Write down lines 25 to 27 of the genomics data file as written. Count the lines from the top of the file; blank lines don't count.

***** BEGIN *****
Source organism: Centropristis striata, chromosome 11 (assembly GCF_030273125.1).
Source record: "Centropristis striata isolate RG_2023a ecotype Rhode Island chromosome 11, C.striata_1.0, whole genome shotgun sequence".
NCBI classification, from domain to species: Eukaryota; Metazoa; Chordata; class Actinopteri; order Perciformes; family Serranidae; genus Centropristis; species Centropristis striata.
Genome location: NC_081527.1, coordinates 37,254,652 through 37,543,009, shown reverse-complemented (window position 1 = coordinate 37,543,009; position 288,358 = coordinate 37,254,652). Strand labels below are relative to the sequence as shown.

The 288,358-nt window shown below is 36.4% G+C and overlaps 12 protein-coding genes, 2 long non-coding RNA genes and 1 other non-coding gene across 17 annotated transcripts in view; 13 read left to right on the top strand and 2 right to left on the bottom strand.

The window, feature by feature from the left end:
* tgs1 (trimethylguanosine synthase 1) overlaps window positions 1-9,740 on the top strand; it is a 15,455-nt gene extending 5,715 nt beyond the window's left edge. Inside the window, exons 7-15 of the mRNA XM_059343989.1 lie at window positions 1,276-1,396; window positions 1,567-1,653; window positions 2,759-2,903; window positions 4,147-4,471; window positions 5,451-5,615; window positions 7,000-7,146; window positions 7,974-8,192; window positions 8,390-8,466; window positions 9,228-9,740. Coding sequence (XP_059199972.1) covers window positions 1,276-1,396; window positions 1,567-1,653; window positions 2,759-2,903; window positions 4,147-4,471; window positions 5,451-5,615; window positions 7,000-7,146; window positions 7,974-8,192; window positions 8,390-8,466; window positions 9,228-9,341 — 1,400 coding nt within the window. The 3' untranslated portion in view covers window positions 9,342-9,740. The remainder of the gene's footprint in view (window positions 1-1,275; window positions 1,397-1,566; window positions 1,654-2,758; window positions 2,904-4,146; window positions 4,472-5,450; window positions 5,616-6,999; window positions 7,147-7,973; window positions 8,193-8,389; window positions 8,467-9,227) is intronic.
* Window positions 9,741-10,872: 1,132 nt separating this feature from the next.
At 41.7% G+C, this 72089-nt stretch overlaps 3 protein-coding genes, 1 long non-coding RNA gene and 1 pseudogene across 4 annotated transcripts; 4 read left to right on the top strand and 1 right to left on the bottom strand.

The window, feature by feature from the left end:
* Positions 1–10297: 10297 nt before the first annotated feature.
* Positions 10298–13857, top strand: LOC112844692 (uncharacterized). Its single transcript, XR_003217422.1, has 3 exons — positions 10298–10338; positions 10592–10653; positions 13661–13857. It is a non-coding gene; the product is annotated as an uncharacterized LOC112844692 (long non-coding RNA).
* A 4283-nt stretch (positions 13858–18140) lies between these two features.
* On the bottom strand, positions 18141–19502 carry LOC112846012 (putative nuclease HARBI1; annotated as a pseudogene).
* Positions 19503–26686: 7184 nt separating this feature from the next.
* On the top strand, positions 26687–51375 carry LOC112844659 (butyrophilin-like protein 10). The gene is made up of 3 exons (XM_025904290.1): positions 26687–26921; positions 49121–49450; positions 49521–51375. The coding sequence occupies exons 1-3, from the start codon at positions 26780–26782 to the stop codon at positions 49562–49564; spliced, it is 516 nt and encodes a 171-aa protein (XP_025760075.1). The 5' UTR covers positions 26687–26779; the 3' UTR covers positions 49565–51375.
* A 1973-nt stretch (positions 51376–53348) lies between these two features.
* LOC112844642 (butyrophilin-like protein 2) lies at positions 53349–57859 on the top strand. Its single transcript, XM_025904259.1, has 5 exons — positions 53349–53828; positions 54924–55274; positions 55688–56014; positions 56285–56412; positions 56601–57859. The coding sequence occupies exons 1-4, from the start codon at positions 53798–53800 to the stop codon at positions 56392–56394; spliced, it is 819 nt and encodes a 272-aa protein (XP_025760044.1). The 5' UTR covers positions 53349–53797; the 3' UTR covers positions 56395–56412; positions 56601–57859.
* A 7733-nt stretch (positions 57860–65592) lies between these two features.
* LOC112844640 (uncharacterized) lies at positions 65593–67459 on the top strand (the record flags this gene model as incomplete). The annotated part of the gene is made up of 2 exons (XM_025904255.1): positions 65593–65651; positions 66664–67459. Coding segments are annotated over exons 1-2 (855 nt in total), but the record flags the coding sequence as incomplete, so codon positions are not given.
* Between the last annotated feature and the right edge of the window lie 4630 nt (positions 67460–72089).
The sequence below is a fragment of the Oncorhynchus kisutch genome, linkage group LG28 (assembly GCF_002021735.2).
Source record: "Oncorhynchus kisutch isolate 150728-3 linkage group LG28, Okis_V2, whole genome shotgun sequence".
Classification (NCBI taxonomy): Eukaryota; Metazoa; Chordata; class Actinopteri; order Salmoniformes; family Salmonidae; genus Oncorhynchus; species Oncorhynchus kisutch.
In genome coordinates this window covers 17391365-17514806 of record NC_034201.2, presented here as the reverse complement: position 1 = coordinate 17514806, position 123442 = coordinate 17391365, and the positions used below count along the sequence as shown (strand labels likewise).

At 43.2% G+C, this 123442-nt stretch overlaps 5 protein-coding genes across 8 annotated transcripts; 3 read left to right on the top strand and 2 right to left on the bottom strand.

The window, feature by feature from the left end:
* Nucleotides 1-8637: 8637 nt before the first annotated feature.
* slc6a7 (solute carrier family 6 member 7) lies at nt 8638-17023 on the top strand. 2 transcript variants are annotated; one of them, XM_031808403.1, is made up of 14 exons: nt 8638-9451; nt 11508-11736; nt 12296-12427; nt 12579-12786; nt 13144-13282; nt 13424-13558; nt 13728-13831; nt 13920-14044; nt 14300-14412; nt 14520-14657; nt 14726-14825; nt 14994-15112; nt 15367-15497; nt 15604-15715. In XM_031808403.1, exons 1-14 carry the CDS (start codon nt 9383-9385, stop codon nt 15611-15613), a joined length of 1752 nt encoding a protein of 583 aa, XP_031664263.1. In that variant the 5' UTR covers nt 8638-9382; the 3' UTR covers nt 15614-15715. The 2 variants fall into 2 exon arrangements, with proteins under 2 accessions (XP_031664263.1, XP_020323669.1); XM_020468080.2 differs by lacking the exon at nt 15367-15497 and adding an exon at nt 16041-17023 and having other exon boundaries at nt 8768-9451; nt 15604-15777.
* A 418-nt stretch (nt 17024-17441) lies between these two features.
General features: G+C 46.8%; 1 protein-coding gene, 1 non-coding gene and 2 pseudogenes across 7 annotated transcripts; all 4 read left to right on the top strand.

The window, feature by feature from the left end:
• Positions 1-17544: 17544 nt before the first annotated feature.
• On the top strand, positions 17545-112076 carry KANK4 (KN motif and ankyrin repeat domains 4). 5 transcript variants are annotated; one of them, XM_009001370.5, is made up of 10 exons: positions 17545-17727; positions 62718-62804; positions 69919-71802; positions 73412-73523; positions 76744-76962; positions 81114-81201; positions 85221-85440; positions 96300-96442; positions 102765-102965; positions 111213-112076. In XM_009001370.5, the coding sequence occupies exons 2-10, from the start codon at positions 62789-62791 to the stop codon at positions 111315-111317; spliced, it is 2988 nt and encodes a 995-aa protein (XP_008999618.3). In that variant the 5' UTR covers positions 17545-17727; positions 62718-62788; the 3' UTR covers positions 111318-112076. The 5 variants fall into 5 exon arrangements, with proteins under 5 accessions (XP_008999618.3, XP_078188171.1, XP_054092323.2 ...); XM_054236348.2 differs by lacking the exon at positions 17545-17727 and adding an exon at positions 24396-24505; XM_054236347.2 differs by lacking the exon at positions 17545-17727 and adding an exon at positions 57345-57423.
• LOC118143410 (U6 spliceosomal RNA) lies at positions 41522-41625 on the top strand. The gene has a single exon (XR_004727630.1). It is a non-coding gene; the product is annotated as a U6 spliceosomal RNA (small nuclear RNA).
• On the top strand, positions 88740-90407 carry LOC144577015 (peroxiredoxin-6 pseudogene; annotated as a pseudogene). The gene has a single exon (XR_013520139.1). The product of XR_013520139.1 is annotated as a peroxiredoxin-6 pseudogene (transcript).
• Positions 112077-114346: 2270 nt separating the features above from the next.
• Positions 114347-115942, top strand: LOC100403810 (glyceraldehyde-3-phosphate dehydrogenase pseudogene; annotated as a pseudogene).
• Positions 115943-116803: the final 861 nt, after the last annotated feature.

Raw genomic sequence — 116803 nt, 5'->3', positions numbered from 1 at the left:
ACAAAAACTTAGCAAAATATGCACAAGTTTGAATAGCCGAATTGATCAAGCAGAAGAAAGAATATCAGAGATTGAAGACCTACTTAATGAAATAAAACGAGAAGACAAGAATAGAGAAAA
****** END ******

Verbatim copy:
In genome coordinates this window covers 17391365-17514806 of record NC_034201.2, presented here as the reverse complement: position 1 = coordinate 17514806, position 123442 = coordinate 17391365, and the positions used below count along the sequence as shown (strand labels likewise).

At 43.2% G+C, this 123442-nt stretch overlaps 5 protein-coding genes across 8 annotated transcripts; 3 read left to right on the top strand and 2 right to left on the bottom strand.

The window, feature by feature from the left end: